Middle East
Thousands of Syrians flee unrest to Turkey
More than 2,400 refugees flee unrest in Jisr al-Shughur and other towns as Turkish officials brace for further arrivals.
Last Modified: 09 Jun 2011 16:36
Most of the Syrian refugees in Turkey arrived this week, according to the UN [EPA]

More than 2,400 Syrians have fled into neighbouring Turkey to escape the unrest in Jisr al-Shughur and other towns, according to the UN and Turkish officials.

Refugees started entering Turkey on April 29, according to the UN High Commissioner for Refugees (UNHCR).

But the flow of refugees has increased sharply this week. More than 1,000 people crossed the border in the last 24 hours, the UNHCR said on Thursday.

Speaking from Abu Dhabi, Ahmet Davutoglu, the Turkish foreign minister, said: "We have serious concerns about the situation in Syria.

"Half an hour ago I received exact numbers - more than 2,400 people have now come to Turkey as refugees."

Most are being housed at a refugee camp in Yayladagi, a town about 10km from the border and 25km from Jisr al-Shughur.

Dozens of white tents have been set up in the camp, and ambulances have been carrying wounded people to hospitals in Antakya, the capital of Turkey's southern Hatay province.

Roughly three dozen refugees have been treated in Antakya for gunshot wounds, according to Turkish media reports.

Metin Corabatir, a spokesman for the UNHCR office in Ankara, the capital, praised the Turkish government's handling of this newest wave of refugees.

"We have been working closely with the Turkish government, and in general they have been doing a good job providing for the refugees," Corabatir said.

The Turkish Red Crescent, which is providing medical care and basic supplies for refugees, declined to comment.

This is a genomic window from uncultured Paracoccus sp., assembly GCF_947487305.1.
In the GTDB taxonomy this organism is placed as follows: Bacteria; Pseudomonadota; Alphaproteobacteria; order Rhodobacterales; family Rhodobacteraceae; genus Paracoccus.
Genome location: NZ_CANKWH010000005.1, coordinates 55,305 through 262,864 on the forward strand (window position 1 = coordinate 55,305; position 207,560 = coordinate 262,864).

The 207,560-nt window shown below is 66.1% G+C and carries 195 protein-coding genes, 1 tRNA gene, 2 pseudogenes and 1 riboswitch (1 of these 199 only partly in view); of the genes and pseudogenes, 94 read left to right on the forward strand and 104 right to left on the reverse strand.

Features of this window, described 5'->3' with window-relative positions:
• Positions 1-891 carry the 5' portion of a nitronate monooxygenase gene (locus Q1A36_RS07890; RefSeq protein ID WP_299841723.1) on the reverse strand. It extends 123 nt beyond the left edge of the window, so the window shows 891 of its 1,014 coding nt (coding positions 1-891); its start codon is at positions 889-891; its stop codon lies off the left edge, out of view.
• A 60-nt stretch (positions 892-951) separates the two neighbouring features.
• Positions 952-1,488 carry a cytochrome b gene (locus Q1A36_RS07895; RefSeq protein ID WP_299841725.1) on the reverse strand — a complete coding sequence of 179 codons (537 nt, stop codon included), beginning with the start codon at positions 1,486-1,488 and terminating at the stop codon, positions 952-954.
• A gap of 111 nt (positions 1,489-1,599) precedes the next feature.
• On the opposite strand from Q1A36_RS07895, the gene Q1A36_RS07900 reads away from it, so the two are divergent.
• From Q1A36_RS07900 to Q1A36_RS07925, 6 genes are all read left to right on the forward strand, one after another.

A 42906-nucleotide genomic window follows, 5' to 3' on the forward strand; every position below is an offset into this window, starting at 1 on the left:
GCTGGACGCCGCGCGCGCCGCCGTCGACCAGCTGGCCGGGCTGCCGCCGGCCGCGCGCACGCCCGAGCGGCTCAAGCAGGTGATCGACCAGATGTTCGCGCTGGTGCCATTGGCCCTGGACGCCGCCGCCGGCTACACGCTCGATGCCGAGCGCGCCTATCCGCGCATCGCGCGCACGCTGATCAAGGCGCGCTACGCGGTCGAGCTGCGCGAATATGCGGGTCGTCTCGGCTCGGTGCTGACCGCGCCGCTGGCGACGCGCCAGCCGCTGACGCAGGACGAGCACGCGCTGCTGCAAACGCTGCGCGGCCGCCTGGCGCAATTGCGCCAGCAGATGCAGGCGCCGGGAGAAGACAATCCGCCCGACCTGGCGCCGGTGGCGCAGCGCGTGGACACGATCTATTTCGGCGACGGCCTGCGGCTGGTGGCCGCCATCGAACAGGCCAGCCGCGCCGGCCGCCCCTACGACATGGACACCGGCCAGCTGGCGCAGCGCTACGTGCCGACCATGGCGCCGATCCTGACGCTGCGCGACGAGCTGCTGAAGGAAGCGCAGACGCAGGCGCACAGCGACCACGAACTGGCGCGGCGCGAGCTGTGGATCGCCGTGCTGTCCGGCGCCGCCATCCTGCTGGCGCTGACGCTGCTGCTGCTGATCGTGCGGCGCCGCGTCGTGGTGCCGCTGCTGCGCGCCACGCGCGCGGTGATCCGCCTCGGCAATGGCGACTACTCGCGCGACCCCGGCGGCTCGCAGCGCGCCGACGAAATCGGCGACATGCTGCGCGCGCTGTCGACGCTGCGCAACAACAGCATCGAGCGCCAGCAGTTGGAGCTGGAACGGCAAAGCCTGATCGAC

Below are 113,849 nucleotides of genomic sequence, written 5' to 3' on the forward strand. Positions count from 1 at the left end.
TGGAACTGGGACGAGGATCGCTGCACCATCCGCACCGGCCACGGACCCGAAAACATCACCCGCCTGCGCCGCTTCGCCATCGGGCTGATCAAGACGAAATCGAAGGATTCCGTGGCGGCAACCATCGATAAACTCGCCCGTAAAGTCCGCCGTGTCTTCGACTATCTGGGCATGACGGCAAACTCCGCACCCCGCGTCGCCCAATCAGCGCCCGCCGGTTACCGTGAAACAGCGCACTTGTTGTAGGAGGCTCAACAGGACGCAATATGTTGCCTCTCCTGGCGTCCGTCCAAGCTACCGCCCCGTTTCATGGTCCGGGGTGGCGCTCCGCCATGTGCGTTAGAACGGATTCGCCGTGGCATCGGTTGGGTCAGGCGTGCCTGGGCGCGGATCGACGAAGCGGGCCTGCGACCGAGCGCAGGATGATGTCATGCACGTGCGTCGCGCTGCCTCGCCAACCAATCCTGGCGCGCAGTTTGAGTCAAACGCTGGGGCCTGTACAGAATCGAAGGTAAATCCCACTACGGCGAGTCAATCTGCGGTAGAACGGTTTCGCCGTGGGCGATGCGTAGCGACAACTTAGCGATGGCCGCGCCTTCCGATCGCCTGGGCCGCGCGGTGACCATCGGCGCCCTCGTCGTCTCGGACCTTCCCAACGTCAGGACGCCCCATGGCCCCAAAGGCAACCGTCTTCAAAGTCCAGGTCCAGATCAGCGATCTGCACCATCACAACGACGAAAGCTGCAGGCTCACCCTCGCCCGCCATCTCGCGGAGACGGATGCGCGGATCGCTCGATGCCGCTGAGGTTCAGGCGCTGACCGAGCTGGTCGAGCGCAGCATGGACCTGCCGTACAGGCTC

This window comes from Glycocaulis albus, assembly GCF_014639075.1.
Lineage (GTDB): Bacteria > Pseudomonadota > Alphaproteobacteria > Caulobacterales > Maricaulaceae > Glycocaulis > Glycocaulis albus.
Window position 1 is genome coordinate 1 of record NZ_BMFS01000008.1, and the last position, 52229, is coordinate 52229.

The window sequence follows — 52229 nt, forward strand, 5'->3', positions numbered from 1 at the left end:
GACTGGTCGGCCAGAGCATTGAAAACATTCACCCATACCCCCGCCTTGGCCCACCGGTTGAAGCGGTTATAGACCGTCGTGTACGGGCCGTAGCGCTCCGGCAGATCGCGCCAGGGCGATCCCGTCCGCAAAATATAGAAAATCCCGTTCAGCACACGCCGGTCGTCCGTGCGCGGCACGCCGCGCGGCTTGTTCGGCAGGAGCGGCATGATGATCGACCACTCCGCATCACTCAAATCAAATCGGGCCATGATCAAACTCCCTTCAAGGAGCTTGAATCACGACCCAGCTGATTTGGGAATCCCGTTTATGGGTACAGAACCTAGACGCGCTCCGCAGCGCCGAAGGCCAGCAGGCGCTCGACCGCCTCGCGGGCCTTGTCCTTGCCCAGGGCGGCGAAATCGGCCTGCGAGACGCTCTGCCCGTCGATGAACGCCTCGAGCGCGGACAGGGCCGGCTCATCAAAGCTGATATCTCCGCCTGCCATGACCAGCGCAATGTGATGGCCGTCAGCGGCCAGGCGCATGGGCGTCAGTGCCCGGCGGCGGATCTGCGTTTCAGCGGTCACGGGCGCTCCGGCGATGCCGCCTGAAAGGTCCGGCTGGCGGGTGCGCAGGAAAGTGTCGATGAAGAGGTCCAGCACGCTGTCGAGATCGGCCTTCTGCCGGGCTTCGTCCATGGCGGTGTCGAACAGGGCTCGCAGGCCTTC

Turkish Prime Minister Recep Tayyip Erdogan said on Wednesday that Turkey will not "close its doors" to Syrians fleeing conflict.

He also urged Syrian president Bashar al-Assad's government to "change its attitude towards civilians."

Limited media access

Many of the newly-arrived refugees are coming from Jisr al-Shughur, where 120 members of the Syrian security forces were reportedly killed earlier this week.

After the Syrian government vowed to retaliate, many residents fled, fearing a crackdown.

Activists said the security forces were shot by government troops, after they refused to open fire on civilians.

The alleged killings cannot be independently verified. 

Police patrol the border and bar journalists from entering the refugee camp in Yayladagi [EPA]

Newly-arrived refugees could describe the conditions in Jisr al-Shughur, but the Turkish government has largely barred journalists from interacting with them.

Police guard the entrance to the camp, and local officials have been instructed not to talk to the media.

The Turkish foreign ministry said this was not a new policy, and that refugees from other conflicts - such as the war in Iraq - have been similarly shielded from journalists.

Corabatir echoed that statement, saying there might be concerns for the safety of the refugees and their families in Syria.

"This has been the policy of the Turkish government, when they have large numbers of people who cross the borders, they do not allow journalists to talk to the refugees," Corabatir said.

'Massive flow'

Turkish officials say they are preparing for the possibility of more refugees in the coming days; the camp at Yayladagi can hold up to 5,000 people, and a second camp is "under consideration," according to local media.

Video shot near the border shows dozens of Syrians camped out in a field on Syria's side of the border, apparently trying to position themselves for a quick exodus.

"We have taken all necessary precautions in case of a massive flow of crossings," Davutoglu said in a Turkish television interview on Wednesday.

Lebanon, Syria's neighbour to the west, has already absorbed some 5,000 refugees, though the UN says it is a "fluid population" and some of the refugees have already returned home.

The Lebanese government has not released exact statistics on the number of refugees, most of whom receive services from residents of border towns rather than government agencies.

"In general there are a lot of family links [across the border]," said Nadim Houry, a researcher with Human Rights Watch in Beirut.

"The Lebanese government has tried to help out, but a lot of them are staying with friends and relatives."

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